Make it Boring (Jeremy Wagner)

My dev chops are getting rusty. It’s time for a refresher.

Rather than dropping headfirst into new frameworks or build tools — as I’ve tried before, many times, with limited success — I’m rethinking my approach:

Start with the basics. Clean markup. Plain ol’ HTML. Figure out the semantic structure, then add from there. Bolt on new pieces as needed, only if needed.

Millennials and Gen Z were born on the wrong side

” Britons who came of age in the wake of the global financial crisis of 2008 will, in many cases, be worse off than their parents. Born on the wrong side of skyrocketing property values, 30-year-olds are only half as likely to own homes as baby boomers were at the same age. A third are expected to rent for their whole lives.”

The Making of a Young U.K. Socialist (New York Times)

I recognize and am grateful for how lucky we are to be millennial home owners. I grew up in basement apartments and the notion of buying a house felt like a lofty dream well beyond my reach.

But that’s still the reality for most people our age. Aside from us lucky outliers, the system failed our peers.

Those who came before us — not all, but broadly, as a generation — climbed a ladder to higher ground, and knocked the ladder over once they reached the top.

Procrastinating through research

“In my experience writing books, it isn’t just a “resistance” thing or a “perfectionist” thing or a fear thing, it’s more about research and wondering if you’ve done enough of it. Research becomes your way of procrastinating, because, let’s face it, research is just more fun than writing. (Me, personally, I became a professional writer so I could be a professional reader.)”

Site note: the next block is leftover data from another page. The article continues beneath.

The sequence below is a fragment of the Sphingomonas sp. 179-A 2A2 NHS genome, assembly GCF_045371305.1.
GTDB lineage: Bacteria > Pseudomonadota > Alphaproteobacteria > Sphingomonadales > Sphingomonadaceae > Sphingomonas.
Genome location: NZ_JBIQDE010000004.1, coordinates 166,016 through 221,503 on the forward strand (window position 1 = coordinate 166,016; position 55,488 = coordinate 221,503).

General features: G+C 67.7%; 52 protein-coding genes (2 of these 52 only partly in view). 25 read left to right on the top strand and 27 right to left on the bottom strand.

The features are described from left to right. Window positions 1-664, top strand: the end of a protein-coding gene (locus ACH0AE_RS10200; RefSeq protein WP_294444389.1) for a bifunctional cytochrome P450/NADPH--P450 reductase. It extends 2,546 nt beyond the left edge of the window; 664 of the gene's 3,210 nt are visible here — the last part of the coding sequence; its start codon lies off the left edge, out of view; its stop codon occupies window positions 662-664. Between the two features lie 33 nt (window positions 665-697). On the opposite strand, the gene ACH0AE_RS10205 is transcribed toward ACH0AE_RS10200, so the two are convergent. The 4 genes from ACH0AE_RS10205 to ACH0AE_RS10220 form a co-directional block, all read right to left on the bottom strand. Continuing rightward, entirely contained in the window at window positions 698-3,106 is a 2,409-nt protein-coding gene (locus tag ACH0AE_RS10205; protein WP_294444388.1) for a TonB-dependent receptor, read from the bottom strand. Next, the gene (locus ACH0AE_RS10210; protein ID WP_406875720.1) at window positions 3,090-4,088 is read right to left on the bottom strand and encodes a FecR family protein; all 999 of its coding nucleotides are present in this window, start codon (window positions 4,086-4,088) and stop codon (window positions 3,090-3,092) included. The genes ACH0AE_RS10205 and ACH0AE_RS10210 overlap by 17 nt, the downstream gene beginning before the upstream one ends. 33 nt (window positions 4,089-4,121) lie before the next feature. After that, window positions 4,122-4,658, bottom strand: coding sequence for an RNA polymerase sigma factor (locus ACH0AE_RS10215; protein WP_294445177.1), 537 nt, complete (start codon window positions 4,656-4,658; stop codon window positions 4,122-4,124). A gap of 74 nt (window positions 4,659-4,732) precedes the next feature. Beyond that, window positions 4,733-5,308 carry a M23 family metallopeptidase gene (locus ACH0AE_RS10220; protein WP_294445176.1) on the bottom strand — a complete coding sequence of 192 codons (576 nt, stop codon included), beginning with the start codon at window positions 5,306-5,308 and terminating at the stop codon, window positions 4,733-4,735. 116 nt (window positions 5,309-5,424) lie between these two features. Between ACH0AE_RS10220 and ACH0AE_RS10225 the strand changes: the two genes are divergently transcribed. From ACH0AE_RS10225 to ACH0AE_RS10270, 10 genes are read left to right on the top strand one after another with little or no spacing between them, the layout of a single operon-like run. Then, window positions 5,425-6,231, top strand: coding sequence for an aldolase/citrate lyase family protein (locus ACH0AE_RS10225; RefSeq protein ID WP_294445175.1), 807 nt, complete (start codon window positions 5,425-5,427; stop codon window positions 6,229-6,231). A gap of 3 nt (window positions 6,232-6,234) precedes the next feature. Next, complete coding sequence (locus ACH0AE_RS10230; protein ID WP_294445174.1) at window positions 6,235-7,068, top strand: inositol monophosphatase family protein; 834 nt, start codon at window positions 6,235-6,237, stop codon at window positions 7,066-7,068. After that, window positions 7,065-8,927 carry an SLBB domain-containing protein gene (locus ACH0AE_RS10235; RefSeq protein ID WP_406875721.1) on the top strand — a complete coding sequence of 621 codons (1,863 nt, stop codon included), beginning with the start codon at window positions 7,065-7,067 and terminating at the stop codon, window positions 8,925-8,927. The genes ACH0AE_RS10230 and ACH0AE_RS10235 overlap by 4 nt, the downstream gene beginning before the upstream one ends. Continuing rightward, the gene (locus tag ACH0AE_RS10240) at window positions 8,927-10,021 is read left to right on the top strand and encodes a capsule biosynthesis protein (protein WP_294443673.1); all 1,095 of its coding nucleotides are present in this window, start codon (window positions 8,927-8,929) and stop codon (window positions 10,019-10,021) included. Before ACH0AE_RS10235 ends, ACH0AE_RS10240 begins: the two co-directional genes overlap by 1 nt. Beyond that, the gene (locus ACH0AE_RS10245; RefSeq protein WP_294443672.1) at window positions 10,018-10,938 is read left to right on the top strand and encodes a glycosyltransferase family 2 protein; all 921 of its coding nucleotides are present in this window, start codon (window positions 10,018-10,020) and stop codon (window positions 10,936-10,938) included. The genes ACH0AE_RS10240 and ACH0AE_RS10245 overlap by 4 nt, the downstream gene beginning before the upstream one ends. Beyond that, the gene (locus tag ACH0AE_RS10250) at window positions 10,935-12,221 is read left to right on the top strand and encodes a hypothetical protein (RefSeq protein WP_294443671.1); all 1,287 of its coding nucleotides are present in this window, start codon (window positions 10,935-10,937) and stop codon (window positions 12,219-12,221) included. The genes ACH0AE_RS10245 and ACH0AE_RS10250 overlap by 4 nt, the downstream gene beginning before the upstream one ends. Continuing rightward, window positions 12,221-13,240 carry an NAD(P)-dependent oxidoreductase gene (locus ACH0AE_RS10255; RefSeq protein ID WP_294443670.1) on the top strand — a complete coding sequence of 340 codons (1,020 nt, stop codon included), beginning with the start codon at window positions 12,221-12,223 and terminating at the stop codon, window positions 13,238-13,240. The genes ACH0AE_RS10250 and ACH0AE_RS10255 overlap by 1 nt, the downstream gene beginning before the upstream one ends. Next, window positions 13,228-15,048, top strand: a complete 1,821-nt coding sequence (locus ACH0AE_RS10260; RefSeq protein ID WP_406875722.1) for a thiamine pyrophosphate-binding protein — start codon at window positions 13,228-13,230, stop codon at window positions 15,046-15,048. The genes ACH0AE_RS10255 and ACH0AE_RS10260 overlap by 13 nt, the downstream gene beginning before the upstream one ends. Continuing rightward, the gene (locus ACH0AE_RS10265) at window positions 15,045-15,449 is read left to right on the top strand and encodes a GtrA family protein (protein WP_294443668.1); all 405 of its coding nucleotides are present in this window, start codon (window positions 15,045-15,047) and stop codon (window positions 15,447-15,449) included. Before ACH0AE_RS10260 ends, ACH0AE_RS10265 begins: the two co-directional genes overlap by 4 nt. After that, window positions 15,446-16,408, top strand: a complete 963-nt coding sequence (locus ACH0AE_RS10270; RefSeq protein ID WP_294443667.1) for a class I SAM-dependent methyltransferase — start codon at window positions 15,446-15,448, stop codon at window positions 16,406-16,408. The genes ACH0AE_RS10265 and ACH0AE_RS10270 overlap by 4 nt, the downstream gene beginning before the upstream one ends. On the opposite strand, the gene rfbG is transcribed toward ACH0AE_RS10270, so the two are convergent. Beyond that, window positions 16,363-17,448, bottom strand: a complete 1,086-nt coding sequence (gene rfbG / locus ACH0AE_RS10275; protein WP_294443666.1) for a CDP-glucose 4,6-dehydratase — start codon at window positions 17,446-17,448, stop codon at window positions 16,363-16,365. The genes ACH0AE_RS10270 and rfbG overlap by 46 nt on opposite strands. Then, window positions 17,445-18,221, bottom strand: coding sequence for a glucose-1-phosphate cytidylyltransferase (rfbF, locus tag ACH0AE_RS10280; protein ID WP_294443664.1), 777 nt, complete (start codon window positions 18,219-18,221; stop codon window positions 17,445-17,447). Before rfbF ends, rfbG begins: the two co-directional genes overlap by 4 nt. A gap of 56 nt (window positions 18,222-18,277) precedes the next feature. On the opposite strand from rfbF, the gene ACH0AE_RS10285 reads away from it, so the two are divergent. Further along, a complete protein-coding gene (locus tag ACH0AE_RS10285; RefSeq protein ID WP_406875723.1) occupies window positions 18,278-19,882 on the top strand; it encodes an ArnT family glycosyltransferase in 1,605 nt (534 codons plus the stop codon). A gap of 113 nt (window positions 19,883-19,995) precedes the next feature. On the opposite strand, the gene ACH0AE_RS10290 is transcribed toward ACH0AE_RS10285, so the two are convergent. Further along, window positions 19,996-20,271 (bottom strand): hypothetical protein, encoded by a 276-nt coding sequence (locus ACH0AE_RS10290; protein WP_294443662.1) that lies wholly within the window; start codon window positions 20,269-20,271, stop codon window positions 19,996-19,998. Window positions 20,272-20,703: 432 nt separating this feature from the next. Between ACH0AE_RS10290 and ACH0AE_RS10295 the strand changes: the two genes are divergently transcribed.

Start before you think you’re ready (Austin Kleon)

I feel this. So hard.

My reading queue on Pocket is a mile long. Nevermind the stack of books in my office, the endlessness of my “Read This” tasks in Todoist, or the lists of URLs in Notion pages that, at some point, I need to review and consolidate into notes for future projects and professional development.

Sigh. There just never seems to be enough time.

Chickpeas are so hot right now

“Chickpeas are inexpensive and broadly available, and the global cuisines they commonly appear in are ones that de-emphasize meat in ways that Americans are starting to see as more valuable.”

In the Future, Everything Will Be Made of Chickpeas (The Atlantic)

Can confirm: chickpeas are awesome.

Hummus? Falafels? Buddha bowls? Yes to all of it.

+ Chickpeas were a must-have item in my cupboard, along with frozen mixed vegetables and Uncle Ben’s Fast & Fancy, while I was a broke freelancer.

+ Chickpeas are a staple in vegan recipes, from savoury dishes to sweet desserts. Reducing your meat consumption doesn’t mean giving up flavourful meals. Check out Minimalist Baker for some inspiration.